Saturday, March 27, 2010

VMware ESX 4 can even virtualize itself

Running VMware ESX inside a virtual machine is a great way to experiment with different configurations and features without building out a whole lab full of hardware and storage. It is pretty common to do this on VMware Workstation nowadays — the first public documentation of this process that I know of was published by Xtravirt a couple of years ago.

But what if you prefer to run ESX on ESX instead of Workstation?

Full article at:

Tuesday, March 16, 2010

CFM to BTU formula

Citation from:

A BTU is a British thermal unit, which is the measure of energy to raise one CC of water one degree Celsius.

But you probably want to know about airflow in CFM (not water), and the amount of cooling (or heating) available in 1 cfm or airflow.

In Houston, we tend to cool things more than heat. We also try to drive moisture out of the air (dehumidify), but I won't discuss that now. The general equation to answer your question is like this: Qsens = cfm * 1.08 * (Tin - Tout) <-- "delta T"

You need to determine what your "delta T" is. For cooling a space to 75degF (23.89 degC), your dT is usually 20degF (-6.67 degC) with your supply air temperature (SA=55degF 12.78degC) and your return air temperature (RA=75degF 23.89 degC). This has been idealized and simplified. For cooling, 1cfm will do about 21.6btu/h of cooling. For heating, (SA=90/32.2, RA=68, 1cfm => 23.76btu/h)

Citaton from:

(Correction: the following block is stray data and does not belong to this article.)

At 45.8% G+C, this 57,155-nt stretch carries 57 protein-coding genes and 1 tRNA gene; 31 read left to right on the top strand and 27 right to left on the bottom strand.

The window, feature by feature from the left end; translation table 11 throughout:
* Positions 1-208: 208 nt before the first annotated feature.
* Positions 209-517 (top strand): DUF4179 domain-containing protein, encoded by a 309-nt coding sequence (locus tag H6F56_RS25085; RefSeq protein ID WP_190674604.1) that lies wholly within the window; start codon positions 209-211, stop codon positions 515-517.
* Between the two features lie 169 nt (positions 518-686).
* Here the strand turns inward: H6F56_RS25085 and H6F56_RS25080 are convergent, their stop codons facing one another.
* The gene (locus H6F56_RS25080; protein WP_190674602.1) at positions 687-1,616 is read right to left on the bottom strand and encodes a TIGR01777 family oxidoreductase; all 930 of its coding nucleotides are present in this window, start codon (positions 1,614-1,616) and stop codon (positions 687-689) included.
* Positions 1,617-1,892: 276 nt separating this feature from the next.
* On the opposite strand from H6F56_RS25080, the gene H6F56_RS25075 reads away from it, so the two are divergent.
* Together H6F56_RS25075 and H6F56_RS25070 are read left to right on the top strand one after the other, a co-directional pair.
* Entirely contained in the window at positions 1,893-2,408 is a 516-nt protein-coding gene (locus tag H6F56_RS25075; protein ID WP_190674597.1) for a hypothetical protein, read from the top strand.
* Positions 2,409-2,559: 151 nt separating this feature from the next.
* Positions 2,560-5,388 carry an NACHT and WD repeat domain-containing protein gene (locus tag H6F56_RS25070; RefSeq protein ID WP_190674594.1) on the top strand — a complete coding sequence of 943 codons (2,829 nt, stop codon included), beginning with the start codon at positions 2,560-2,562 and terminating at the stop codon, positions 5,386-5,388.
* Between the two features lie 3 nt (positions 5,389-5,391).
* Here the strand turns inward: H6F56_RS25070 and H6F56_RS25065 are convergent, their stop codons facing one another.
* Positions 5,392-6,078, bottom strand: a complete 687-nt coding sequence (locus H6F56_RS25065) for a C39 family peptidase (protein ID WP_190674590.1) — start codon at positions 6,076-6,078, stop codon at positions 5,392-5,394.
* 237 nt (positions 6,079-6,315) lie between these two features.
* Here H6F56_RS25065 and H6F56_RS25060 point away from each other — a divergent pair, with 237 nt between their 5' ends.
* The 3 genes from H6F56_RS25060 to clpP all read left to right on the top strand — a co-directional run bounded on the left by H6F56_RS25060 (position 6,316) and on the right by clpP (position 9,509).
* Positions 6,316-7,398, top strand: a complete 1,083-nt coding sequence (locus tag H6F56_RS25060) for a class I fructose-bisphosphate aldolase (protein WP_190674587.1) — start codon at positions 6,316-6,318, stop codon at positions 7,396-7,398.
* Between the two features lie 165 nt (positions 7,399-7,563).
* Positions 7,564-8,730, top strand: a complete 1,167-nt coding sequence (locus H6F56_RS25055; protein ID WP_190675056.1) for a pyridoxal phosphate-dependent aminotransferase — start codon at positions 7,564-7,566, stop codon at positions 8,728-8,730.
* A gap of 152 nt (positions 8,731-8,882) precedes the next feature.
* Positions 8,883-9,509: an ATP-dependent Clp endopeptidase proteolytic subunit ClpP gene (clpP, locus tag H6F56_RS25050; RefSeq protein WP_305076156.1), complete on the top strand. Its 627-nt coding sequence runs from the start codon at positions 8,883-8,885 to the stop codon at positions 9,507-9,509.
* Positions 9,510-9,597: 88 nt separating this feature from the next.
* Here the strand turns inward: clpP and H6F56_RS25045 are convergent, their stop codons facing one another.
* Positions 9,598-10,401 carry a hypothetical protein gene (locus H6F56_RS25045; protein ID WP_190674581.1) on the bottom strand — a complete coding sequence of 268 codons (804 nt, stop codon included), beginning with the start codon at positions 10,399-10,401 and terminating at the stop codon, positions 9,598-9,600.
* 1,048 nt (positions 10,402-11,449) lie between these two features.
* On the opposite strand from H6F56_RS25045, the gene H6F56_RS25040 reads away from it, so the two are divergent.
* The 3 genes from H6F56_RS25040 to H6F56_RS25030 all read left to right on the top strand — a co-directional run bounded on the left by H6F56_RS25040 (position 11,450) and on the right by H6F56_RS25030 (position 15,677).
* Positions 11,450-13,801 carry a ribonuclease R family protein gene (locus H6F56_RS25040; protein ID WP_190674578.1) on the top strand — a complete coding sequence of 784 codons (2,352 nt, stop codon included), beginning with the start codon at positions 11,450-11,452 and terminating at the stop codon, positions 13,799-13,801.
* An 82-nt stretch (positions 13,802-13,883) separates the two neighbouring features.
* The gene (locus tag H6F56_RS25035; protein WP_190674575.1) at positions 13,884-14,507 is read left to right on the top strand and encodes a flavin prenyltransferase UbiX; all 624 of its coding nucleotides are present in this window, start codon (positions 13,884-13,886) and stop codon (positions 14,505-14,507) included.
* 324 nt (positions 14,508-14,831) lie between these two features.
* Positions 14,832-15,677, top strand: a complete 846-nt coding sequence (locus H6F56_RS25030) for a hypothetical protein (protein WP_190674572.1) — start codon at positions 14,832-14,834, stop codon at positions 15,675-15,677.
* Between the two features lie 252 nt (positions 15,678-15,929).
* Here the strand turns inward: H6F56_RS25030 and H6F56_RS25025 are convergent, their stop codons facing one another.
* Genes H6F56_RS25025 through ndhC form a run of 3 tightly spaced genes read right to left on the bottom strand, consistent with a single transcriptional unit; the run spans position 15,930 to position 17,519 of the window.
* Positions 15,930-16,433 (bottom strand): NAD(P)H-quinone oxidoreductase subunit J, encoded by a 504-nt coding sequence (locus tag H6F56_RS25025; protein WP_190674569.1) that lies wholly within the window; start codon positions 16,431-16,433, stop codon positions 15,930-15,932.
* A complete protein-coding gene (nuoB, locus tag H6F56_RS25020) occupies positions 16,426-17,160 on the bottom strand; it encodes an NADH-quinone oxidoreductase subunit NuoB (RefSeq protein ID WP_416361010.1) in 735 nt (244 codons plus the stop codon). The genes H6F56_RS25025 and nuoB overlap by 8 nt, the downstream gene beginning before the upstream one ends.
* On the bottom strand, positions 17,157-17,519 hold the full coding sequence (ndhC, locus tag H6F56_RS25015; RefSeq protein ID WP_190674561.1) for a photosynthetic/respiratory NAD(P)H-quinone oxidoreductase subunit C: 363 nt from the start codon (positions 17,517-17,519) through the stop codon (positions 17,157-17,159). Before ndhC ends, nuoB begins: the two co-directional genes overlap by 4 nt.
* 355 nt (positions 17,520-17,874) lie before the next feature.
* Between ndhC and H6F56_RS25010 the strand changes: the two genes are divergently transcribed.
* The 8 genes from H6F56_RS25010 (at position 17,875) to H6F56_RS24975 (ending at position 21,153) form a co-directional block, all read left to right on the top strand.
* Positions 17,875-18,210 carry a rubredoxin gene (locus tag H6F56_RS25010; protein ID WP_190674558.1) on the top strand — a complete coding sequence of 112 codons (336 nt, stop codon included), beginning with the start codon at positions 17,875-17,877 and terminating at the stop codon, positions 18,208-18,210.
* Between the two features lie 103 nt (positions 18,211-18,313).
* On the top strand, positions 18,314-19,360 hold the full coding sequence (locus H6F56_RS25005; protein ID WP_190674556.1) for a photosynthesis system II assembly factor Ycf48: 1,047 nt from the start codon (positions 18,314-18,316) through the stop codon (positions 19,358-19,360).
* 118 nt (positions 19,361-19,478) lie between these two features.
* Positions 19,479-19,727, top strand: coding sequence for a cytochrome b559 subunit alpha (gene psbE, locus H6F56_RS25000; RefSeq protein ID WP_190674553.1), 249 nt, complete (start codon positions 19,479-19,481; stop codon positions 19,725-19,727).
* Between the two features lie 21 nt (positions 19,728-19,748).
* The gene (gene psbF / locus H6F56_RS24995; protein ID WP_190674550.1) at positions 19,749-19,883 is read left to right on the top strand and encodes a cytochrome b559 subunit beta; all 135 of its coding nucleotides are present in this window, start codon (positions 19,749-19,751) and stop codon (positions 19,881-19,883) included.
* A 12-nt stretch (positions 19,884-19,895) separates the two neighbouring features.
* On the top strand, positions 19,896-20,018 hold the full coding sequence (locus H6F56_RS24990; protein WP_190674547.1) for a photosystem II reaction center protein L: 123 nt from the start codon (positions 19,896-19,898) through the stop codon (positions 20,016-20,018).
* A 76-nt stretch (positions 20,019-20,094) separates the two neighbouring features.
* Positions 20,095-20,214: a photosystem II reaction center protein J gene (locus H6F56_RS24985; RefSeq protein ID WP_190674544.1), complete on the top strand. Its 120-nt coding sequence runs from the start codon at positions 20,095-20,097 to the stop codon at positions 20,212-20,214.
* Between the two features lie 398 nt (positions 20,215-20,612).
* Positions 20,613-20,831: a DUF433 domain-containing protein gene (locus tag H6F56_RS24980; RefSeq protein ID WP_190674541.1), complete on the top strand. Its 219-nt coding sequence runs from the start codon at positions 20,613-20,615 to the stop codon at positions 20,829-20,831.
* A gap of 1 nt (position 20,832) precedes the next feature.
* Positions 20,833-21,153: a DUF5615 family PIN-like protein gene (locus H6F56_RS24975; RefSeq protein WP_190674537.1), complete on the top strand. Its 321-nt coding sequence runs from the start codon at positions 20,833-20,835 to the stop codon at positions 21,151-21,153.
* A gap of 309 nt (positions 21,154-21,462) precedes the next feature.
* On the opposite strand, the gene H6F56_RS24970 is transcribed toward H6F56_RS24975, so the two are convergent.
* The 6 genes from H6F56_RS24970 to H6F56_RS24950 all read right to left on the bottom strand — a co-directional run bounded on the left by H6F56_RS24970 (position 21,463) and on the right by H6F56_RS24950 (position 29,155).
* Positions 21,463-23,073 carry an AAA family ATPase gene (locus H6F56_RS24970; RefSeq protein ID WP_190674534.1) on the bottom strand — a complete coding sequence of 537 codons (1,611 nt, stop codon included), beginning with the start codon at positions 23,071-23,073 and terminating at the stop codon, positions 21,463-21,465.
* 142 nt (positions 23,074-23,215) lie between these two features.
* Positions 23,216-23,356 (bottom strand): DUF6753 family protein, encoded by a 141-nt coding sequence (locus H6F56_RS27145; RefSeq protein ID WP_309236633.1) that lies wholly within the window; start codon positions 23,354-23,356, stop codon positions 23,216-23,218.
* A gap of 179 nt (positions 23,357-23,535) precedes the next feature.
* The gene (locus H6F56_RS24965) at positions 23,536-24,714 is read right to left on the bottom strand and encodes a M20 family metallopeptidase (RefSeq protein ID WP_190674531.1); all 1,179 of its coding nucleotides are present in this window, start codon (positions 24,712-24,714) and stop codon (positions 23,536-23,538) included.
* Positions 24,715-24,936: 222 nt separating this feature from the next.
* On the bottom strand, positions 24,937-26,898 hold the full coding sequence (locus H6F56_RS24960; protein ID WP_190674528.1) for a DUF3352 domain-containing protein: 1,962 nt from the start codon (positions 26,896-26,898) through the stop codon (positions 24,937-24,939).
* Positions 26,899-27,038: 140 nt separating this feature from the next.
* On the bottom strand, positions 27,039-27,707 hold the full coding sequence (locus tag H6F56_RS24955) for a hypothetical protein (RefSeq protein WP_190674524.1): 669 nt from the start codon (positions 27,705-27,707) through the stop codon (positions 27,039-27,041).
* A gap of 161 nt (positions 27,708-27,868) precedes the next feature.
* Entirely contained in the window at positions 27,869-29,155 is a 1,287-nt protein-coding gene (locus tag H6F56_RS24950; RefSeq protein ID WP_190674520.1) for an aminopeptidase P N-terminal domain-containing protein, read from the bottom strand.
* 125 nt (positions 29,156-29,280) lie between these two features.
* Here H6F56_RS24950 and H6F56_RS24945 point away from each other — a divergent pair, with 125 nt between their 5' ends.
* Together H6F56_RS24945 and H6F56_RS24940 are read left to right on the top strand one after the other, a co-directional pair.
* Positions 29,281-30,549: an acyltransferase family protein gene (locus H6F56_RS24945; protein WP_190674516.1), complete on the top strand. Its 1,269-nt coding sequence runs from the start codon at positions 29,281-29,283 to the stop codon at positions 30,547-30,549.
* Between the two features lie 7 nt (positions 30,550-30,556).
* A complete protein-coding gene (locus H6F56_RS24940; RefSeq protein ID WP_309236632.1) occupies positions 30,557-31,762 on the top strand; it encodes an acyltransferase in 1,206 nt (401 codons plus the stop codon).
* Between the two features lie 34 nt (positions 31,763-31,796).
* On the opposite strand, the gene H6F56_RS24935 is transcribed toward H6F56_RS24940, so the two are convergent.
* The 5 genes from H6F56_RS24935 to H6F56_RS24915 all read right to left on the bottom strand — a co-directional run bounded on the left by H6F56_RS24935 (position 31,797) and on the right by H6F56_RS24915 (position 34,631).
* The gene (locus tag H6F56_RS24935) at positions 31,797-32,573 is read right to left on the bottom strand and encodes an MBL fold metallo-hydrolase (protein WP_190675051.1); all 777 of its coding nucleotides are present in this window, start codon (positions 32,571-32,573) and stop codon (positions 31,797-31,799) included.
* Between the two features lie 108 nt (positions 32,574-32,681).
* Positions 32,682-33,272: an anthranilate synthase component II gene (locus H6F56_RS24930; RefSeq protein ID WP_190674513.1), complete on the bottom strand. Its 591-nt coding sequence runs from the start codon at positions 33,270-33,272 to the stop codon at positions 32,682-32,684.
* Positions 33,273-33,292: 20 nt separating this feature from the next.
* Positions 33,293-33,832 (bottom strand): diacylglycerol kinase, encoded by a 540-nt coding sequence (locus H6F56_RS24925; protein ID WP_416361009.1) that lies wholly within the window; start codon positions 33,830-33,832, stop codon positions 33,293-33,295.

CFM * 1.08 * tRise = Btu/hr

General information follows.

That factor is based on standard conditions which are at sea level and A standard humidity level which i do not remember off hand. As altitude increases the factor decreases. At 2100 feet it is roughly 1.0.
The humidity also affects this number. Generally the greater the humidity the greater the factor.

1.08 Will be good enough for most applications though.

I'll give an example of the use:

Suppose the room temperature is 65.
We have a 1200 CFM blower. We measure an output temperature of 100.
100 - 65 = 35 tRise.

Now we have all the numbers to get our BUT/hr.

1200 * 1.08 * 35 = 45,360 btu/hr

This particular problem often compilments another, And that is how do we verify the CFM is as cited or measured with an anemometer.

Assuming we have electric heat and the temperature probe is not in line of site of the heating elements (to be sure we are not measuring the IR radiation) All you need to know is the power consumption. Either measure it with an amp meter. Or go with cited figure(not as accurate).

CFM = btu / (1.08 * tRise)

For reference: 1 kw/hr = 3412.14 btu

assume we have a 15kw heater and a tRise of 22

15kw * 3412.14 = 51182.12 btu

now we can solve for CFM

51182.12 / (1.08 * 22) = 2154.

In that example our result is 2,154 CFM.

If that conflicts with a suspected figure An investigation is required.

Keep in mind the factor is based on standard conditions. As a rule of thumb the result should be within 10% of the calculation. Anything out of this range is a trouble spot. Most likely to be a dirty air filter, or incorrect power factoring.